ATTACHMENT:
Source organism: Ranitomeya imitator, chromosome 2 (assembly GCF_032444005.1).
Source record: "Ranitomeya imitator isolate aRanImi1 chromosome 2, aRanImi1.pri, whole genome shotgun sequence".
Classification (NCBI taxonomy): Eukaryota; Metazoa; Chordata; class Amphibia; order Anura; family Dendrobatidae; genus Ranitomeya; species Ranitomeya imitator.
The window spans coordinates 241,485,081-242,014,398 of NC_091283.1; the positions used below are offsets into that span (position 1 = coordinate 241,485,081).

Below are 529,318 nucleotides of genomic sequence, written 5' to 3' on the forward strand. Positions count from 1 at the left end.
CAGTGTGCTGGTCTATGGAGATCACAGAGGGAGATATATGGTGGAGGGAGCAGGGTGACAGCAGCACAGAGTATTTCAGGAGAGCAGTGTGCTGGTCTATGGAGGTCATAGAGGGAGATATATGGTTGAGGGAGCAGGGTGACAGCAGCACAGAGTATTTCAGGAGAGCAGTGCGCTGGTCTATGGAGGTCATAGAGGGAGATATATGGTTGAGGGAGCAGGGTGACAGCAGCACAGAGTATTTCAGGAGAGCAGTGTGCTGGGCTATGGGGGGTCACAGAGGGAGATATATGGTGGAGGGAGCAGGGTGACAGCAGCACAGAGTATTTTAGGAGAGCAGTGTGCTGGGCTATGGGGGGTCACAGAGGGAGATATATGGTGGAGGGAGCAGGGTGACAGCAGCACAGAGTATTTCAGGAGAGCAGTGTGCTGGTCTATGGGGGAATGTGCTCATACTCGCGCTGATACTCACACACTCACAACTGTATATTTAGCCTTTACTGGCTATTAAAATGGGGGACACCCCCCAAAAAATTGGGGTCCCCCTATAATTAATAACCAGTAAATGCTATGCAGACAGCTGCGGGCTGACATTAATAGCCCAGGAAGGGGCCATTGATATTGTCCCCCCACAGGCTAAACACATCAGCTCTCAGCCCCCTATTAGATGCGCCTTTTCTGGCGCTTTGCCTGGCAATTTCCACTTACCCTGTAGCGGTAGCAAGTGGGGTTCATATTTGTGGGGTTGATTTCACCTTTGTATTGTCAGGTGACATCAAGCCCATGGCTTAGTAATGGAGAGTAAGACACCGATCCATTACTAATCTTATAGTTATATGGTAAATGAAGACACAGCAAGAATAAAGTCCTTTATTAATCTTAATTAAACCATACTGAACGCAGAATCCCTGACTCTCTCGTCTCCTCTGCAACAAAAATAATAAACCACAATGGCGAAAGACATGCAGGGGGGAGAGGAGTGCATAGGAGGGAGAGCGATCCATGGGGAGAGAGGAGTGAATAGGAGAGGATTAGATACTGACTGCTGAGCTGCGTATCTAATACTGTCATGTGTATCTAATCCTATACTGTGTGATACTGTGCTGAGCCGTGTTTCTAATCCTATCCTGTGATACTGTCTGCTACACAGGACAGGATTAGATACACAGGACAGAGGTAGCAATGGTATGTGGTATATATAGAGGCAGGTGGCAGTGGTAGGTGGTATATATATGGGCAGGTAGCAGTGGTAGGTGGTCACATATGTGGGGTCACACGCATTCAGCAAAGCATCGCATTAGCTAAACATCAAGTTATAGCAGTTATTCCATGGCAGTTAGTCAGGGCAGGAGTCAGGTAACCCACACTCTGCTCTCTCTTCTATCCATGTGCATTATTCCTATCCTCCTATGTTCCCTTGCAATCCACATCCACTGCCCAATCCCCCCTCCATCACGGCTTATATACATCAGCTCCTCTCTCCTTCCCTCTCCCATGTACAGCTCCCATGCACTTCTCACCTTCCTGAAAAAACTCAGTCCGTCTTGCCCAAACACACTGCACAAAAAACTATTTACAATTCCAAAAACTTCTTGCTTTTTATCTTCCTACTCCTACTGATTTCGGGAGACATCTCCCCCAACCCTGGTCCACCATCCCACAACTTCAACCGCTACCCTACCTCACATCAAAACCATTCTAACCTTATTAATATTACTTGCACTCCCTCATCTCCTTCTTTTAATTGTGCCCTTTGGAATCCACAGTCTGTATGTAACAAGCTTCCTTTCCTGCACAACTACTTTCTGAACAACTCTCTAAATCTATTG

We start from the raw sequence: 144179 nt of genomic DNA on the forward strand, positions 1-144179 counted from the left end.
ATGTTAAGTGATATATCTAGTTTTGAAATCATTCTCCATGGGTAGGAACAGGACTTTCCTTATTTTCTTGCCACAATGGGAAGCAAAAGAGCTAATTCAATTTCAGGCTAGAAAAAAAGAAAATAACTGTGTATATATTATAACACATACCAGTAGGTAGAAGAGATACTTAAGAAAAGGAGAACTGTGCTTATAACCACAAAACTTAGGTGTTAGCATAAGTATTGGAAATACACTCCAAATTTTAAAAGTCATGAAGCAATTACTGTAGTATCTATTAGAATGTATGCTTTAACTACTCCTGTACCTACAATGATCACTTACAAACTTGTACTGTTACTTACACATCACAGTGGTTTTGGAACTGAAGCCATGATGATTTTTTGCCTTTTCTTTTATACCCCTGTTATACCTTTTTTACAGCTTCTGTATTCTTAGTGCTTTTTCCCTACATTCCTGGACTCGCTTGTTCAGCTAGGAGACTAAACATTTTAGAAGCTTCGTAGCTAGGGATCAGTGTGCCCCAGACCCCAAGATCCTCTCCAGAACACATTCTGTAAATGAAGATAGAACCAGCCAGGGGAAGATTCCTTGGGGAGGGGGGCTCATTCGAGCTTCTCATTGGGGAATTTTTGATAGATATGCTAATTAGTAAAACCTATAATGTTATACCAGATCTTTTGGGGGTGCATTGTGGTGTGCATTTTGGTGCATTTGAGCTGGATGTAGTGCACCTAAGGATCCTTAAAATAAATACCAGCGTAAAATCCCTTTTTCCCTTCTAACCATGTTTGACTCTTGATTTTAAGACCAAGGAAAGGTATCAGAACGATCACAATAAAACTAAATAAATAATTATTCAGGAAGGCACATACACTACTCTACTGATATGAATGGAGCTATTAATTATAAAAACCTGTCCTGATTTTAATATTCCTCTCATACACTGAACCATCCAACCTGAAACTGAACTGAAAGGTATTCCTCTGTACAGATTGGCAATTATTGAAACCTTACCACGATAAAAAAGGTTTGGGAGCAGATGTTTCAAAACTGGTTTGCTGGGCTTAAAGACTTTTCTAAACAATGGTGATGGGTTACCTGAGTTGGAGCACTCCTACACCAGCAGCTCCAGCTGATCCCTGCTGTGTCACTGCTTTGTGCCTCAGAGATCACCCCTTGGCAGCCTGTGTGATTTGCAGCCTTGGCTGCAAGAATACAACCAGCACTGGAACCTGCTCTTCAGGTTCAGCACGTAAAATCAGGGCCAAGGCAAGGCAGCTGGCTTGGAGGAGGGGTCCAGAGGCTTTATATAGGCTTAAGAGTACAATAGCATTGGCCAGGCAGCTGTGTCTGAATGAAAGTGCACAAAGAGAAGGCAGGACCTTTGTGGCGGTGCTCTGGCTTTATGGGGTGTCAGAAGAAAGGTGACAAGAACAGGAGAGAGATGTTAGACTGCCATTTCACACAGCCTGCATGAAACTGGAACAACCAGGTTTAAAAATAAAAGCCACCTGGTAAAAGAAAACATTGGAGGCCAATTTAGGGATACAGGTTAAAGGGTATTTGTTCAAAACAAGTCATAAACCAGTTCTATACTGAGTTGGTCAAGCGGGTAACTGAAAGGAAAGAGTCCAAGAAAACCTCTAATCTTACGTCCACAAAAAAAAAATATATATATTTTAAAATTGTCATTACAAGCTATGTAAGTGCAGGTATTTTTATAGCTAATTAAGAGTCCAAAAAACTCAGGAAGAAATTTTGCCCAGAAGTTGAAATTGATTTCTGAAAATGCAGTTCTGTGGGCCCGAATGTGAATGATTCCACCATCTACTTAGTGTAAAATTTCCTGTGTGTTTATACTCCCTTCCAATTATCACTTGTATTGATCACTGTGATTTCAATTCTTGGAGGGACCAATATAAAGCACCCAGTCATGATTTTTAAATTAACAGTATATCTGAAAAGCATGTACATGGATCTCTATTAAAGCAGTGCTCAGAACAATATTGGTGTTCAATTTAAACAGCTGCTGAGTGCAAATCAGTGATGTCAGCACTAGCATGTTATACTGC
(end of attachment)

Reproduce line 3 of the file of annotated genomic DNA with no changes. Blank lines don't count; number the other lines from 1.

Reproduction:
Classification (NCBI taxonomy): Eukaryota; Metazoa; Chordata; class Amphibia; order Anura; family Dendrobatidae; genus Ranitomeya; species Ranitomeya imitator.